“I’ve come to understand that a mother is not a person, but a service,” I said.
Her eyebrows raised slightly, but she said nothing, so I continued to explain how in all of my encounters since Charlie’s birth, I have been stripped of my personhood and re-summed up in a single syllable: Mom. At the store. Our pediatrician’s office. Even my husband now calls me “Mom” in Charlie’s company. In the months since my since my son came into this world, I’ve felt like I was slowly disappearing from it – dissolving day by day, partly because of the isolation of the stay-at-home role and partly from the very real truth that I am no longer the person I used to be.
I spilled my guts, all the while fearing that I was alienating a new friend I’d made at library story hour. Our children were playing together in the backyard splash pad while we gnawed at pretzels under the patio umbrella. My friend was quiet for a moment and I knew I’d done it. We were so different already (she, a pastor’s wife and me, a… well, whatever I am), I feared I’d driven a giant, neurotic wedge between us.
But then she said, “I never thought of it that way. I guess it’s easier sometimes to socialize through our kids – less chance of rejection, maybe. But I am going to try to be better about that.”
There’s this feeling of relief at being understood suddenly, after ages of shouting into the darkness, that’s so overwhelming it actually feels like grief. I do so much of that – screaming inside my own head – and all that ever comes out is a sigh, to which my husband will say, “What can I do for you?” He means well. He loves me. But he doesn’t understand because he can’t. Everything he had before Charlie was born, he has now. The same social structure. The same career. The same face, hair and pelvic floor. He gets to sneeze without peeing and when he leaves for the day, everyone he meets will assume he has a name. And they’ll call him by it.
But she understood, even if only a little. And I wanted to cry when she closed that gap between us.
I wonder sometimes if my expectations are off. I mean, I know our postal carrier’s name. It’s Paul. It has never seemed extraordinary to know that. To say, “Thanks, Paul!” when I see him on the porch. Yet, my own name gets lost so easily in the parental shuffle. I know it’s there on the chart at the pediatrician’s office, right next to Charlie’s name. No one has to memorize my face and put it together with my name in order to make me feel like a human. They just have to read it. And still, every visit begins, “Mom, can you get him undressed to a diaper?” Even when we lived in the hospital for a month, Charlie and I, the nurses, the doctors, the techs, the therapists – they all had names. I knew them. I used them. But I was always Mom.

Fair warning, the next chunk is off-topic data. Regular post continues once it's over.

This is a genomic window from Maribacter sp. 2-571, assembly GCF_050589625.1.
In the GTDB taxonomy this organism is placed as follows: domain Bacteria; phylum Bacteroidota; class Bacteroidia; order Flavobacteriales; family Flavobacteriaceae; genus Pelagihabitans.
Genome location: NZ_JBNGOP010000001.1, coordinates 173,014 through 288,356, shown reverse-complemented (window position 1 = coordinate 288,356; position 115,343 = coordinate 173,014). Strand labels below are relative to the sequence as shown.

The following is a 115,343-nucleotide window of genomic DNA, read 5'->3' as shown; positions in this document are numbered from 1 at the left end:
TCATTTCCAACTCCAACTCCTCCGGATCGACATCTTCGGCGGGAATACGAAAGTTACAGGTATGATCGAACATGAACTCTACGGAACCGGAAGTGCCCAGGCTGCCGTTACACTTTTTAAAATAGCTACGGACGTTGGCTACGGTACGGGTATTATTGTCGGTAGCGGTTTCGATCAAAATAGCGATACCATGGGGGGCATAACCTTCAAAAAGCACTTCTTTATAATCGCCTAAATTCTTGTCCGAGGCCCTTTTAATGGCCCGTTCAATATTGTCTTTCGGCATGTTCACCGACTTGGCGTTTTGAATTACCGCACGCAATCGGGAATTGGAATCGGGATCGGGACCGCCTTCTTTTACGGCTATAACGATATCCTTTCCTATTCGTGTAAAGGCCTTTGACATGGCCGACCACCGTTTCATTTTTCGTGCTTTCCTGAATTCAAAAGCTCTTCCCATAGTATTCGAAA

When Charlie was born, I was so enamored of him and so thrilled to be a mother – his mother – that naturally I didn’t fight it. Instead, I basked in it. Mom. Mom. Mommy. Twenty months later, I feel completely lost in it, struggling for reasons to *not* wipe banana on my pant leg (who’s gonna see? or care?) or even to brush my teeth some days (what’s the point?).
When I finally told my husband I no longer felt like a person anymore, he seemed angry at first, but I think that’s the initial response to anything he can’t fix. We decided that it was time to end my stint as a stay-at-home mom – something I hadn’t felt like I could give myself permission to do. I was miserable. Dying one small death after another. But my son was so happy and clever and thriving that putting him in day care had always seemed unnecessarily punitive. After all, it’s not his fault that it’s not enough for me. That I don’t love this the way so many other women I know seem to. My sisters. The countless mothers on my Facebook feed, who caption photos of their days at home with, “I love my job!” I love my son in such a deep, wonderful, frustrating and all-consuming way. But I do not love being at home. Admitting that last bit has been enormously difficult. But there it is. Out there.
So a few days ago, Charlie and I took a tour of an early education center we’re considering with the end goal that I can re-enter the workforce, and perhaps, reclaim a little of myself before it’s too late. It’s a nice enough place, if perhaps, a little too structured for my liking. We arrived a few minutes late and made our cheerful introductions with the center’s associate director. I was Heather. This was Charlie. She cooed over him appropriately and then we got down to business. Before we began the tour, she offered to put my belongings behind the counter.
“Here, Mom. Let me take your bag for you.”
“My name is Heather.”
She smiled and blinked. Did I make her uncomfortable? If I did, it didn’t register. And I didn’t care. I was taking back my name and I had to start somewhere.